Other responses to my article that I have encountered personally seem to have been cautiously appraising, or outright nervous. A large part of it might be bemusement: post-processualism is almost universally accepted amongst the staff, and also among students inclined towards theory. Post-processualism, furthermore, has always been championed as the David to processualism's Goliath; a rebel cause that has long since forgotten that it is now the one calling the shots. But there is also a more developed reaction I am encountering for the first time, and it goes something like this:

"Post-processualism accepts everyone's point of view and evaluates them all as valid. So, although you may not like post-processualism, you have to admit it's better at making archaeology much more accessible to the public, more egalitarian, and less scientific."

While it is important to recognise that many post-processualists have expressed a commitment to open archaeology up to the public, and that this has all sorts of benefits attached to it, it is ridiculous to suggest that no-one before 1980 attempted to do so. What really is new about the post-processualist strategy is the idea that we should democratise archaeology: get non-archaeologists involved. This is where Shanks and McGuire (1996), Tilley (1989) and Lucas (2001) come in. They believe that only the interpretation side of excavation matters, so we should produce archaeology for them, not for our research agenda or scientific credentials. Roberts is right in that not everyone is agreed in post-processualism and none of the above views exactly align. Another post-processualist, Cornelius Holtorf, even goes one step further by claiming we need to introduce 'public inreach' (Holtorf 2007a), embracing clich├ęs and the private sector along the way. In his relativist philosophy, the public perception of archaeology is just as valid as the academic one, and perhaps better because of the lack of ivory towers (see Holtorf 2007b, esp. chapter 6). While I am not against the principles of democracy or egalitarianism, I do think there are problems associated with letting non-professionals and developers set the agenda, and that research agendas are not just rags of paper with 'science' written on them. Without research agendas we would not be able to determine what potential sites might hold, and, having excavated it, what the relevance is in light of previous discoveries. Relating to the public what we have found is not 'elitism', it is merely one community of professionals -defined as people who have dedicated their lives to focusing on material culture- telling those who are only casually interested what might be going on. If this is done in an elitist way, it is being done wrong; it is not the structure of the relationship that is at fault, but the attitude of the researcher.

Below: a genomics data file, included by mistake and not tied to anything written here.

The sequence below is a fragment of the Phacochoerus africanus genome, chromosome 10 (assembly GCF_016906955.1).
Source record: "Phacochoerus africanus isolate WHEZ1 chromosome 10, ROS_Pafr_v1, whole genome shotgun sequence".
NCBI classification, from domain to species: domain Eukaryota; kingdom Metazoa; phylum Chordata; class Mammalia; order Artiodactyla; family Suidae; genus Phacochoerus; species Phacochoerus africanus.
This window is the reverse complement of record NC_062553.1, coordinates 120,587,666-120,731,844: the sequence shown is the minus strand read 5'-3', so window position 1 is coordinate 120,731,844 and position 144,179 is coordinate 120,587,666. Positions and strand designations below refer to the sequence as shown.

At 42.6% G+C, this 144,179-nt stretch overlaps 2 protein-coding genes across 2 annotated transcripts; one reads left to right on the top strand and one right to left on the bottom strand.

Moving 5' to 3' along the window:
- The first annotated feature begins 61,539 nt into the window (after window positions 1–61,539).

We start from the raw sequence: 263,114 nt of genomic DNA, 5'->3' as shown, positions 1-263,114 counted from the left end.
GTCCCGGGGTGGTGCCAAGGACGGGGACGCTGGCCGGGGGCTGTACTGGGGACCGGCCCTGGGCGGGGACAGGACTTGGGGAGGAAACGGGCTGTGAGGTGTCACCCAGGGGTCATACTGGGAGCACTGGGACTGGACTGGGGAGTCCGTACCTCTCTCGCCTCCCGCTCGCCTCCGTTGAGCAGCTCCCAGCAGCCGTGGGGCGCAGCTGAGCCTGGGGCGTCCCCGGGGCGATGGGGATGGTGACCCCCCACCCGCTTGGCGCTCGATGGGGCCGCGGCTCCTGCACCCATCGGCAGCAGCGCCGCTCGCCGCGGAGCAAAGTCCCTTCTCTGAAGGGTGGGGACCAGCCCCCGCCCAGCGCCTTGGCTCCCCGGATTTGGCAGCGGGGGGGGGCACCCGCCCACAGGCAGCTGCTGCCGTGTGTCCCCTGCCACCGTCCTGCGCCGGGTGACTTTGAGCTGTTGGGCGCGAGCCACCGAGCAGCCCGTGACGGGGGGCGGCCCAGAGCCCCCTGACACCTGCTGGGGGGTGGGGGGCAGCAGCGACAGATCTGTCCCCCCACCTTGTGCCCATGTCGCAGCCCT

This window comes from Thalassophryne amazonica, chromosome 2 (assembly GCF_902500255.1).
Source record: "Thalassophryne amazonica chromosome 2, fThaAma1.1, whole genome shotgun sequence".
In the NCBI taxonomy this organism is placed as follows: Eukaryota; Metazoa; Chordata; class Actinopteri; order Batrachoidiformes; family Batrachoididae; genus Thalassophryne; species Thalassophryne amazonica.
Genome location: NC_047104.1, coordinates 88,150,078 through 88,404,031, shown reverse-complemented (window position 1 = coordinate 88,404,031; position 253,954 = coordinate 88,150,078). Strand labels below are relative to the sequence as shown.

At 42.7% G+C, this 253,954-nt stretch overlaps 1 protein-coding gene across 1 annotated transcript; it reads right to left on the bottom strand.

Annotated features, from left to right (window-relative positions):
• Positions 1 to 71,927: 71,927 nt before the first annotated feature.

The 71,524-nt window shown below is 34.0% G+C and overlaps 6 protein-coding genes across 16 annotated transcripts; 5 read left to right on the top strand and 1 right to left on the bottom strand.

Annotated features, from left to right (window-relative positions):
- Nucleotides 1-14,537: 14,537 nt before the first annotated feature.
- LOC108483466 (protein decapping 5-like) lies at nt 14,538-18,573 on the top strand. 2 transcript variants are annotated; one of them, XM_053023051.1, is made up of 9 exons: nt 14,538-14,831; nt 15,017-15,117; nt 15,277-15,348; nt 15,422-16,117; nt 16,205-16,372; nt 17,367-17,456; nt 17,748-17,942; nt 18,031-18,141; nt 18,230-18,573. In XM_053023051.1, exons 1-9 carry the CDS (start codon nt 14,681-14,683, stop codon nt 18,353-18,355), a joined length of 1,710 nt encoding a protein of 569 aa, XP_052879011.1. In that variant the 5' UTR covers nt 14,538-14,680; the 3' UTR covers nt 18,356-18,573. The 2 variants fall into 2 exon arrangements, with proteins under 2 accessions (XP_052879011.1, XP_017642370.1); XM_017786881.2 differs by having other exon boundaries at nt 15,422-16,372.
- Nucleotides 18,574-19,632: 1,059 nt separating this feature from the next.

I could write further, but there is only so much I can include in this article. But to summarise, the purpose of the last article -and this one- was and never has been to demolish anyone's entire philosophy. It has been intended as a challenge to post-processualists to explain themselves, to fully acknowledge the debt that they owe others who have gone before, and to attack some assumptions that are taken for granted. If this has inspired rethink and debate, this is all to the good -I believe that Roberts' defense of post-processualism has not protected it at all. Rather, it seems that he has abandoned huge sections of it in order to advance another distinct framework. If others were to do the same, we would really discard the binary purgatory that is the post-processualism/processualism debate.


  • Holtorf, C. (2007a) 'Can You Hear Me At The Back? Archaeology, Communication and Society', European Journal of Archaeology 10: 149-165.
  • Holtorf, C. (2007b) Archaeology Is a Brand! : The Meaning of Archaeology in Contemporary Popular Culture. Oxford: Archaeopress.
  • Lucas, G. (2001) 'Destruction and the Rhetoric of Excavation', Norwegian Archaeological Review 34: 35-46.
  • Roberts, D. (2010) A Reply to Preece - Hole-Istic Post-Post-Processualism?, The Post Hole 14.
  • Shanks, M and McGuire, RH (1996) 'The Craft of Archaeology', American Antiquity 61 (1), 75-88.
  • Tilley, C. (1989) 'Excavation as Theatre', Antiquity 63: 275-80.